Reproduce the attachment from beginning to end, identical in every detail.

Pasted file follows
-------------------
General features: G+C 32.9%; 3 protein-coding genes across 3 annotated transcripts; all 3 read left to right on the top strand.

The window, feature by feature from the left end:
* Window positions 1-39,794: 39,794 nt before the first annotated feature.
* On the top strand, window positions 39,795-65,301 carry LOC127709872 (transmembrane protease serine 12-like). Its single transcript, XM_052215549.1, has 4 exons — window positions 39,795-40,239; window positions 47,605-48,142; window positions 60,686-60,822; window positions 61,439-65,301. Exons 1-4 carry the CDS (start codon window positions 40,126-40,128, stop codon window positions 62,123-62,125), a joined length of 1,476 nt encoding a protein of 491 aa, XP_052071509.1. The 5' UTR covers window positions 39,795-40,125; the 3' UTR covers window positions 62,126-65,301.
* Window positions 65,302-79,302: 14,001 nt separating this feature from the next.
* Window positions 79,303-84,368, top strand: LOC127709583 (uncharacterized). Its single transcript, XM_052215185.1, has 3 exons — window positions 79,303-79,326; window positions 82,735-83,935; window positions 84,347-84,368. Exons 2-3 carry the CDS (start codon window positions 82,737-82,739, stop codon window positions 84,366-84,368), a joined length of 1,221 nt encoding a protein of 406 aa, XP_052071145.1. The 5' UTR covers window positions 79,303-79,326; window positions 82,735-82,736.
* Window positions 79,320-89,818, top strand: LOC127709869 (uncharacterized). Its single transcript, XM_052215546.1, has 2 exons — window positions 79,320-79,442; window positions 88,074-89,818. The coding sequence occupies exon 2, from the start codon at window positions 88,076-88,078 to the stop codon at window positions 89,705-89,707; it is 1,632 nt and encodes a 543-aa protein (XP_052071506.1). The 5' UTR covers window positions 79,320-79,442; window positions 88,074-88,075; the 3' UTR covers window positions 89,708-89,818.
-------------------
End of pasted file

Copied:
General features: G+C 32.9%; 3 protein-coding genes across 3 annotated transcripts; all 3 read left to right on the top strand.

The window, feature by feature from the left end:
* Window positions 1-39,794: 39,794 nt before the first annotated feature.
* On the top strand, window positions 39,795-65,301 carry LOC127709872 (transmembrane protease serine 12-like). Its single transcript, XM_052215549.1, has 4 exons — window positions 39,795-40,239; window positions 47,605-48,142; window positions 60,686-60,822; window positions 61,439-65,301. Exons 1-4 carry the CDS (start codon window positions 40,126-40,128, stop codon window positions 62,123-62,125), a joined length of 1,476 nt encoding a protein of 491 aa, XP_052071509.1. The 5' UTR covers window positions 39,795-40,125; the 3' UTR covers window positions 62,126-65,301.
* Window positions 65,302-79,302: 14,001 nt separating this feature from the next.
* Window positions 79,303-84,368, top strand: LOC127709583 (uncharacterized). Its single transcript, XM_052215185.1, has 3 exons — window positions 79,303-79,326; window positions 82,735-83,935; window positions 84,347-84,368. Exons 2-3 carry the CDS (start codon window positions 82,737-82,739, stop codon window positions 84,366-84,368), a joined length of 1,221 nt encoding a protein of 406 aa, XP_052071145.1. The 5' UTR covers window positions 79,303-79,326; window positions 82,735-82,736.
* Window positions 79,320-89,818, top strand: LOC127709869 (uncharacterized). Its single transcript, XM_052215546.1, has 2 exons — window positions 79,320-79,442; window positions 88,074-89,818. The coding sequence occupies exon 2, from the start codon at window positions 88,076-88,078 to the stop codon at window positions 89,705-89,707; it is 1,632 nt and encodes a 543-aa protein (XP_052071506.1). The 5' UTR covers window positions 79,320-79,442; window positions 88,074-88,075; the 3' UTR covers window positions 89,708-89,818.